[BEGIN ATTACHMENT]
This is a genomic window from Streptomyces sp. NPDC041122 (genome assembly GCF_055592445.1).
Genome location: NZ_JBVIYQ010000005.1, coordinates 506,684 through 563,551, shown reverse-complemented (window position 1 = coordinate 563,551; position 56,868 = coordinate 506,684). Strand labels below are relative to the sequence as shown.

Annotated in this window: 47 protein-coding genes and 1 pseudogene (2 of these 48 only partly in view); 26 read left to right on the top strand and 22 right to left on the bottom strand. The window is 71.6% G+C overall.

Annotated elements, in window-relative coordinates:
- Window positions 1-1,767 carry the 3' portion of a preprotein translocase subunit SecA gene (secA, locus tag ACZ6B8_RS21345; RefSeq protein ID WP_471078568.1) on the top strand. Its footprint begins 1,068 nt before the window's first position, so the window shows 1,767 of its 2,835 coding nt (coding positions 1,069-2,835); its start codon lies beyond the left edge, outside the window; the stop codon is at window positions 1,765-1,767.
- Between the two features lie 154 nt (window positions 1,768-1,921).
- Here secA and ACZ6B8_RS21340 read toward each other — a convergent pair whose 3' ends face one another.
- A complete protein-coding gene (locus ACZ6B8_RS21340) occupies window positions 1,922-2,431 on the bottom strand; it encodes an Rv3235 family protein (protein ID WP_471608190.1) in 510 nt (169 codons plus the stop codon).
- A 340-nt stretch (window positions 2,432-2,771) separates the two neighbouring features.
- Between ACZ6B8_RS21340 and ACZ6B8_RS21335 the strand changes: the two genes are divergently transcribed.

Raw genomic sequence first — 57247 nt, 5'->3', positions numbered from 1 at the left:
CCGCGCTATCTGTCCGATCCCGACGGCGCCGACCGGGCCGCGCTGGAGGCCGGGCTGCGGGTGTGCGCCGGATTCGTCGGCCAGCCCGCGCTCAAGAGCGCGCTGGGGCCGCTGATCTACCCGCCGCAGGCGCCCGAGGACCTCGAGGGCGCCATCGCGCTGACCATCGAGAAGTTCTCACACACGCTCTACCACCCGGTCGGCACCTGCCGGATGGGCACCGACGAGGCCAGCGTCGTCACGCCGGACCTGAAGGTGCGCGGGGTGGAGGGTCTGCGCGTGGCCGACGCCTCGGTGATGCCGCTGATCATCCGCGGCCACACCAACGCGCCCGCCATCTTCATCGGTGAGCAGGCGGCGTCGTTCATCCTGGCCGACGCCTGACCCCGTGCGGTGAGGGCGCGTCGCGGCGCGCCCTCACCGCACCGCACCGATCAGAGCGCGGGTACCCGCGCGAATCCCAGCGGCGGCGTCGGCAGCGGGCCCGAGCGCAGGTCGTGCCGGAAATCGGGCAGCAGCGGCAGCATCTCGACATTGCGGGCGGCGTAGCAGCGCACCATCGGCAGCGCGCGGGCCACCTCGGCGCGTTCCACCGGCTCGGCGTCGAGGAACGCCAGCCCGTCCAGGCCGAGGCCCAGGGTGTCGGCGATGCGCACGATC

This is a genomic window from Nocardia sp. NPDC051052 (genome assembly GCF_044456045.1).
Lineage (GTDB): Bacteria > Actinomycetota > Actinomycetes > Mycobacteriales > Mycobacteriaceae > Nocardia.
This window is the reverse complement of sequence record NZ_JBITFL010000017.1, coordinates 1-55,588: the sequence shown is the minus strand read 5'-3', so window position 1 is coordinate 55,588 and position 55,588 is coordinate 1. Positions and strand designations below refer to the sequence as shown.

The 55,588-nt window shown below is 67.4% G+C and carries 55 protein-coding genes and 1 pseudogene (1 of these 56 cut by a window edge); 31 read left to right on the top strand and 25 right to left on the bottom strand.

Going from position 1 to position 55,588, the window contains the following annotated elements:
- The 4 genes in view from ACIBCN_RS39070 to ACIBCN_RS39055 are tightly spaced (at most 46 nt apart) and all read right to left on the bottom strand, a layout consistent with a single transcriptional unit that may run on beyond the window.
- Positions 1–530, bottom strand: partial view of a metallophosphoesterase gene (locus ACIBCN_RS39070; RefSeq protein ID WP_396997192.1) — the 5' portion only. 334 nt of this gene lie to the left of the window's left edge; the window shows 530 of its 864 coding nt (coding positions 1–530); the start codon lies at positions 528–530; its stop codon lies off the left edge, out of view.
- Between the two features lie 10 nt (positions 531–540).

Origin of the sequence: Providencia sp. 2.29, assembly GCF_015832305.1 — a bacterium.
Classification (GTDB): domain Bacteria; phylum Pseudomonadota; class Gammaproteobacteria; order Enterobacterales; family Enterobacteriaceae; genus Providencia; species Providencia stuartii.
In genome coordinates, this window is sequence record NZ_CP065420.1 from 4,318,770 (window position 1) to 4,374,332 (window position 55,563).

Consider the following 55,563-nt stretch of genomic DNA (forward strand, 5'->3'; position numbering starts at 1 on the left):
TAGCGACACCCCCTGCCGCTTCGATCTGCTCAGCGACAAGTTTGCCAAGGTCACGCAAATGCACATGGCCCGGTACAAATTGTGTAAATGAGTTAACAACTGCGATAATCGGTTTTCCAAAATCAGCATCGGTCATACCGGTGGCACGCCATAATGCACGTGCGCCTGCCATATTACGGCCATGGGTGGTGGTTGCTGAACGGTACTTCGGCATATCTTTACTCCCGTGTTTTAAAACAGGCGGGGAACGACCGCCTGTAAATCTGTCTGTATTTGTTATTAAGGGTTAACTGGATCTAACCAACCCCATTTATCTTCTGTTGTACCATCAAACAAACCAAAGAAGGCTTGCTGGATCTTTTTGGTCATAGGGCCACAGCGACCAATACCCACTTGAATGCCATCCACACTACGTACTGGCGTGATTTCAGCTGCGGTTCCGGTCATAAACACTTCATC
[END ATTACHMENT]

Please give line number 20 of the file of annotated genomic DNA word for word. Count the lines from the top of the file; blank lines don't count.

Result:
- Between the two features lie 10 nt (positions 531–540).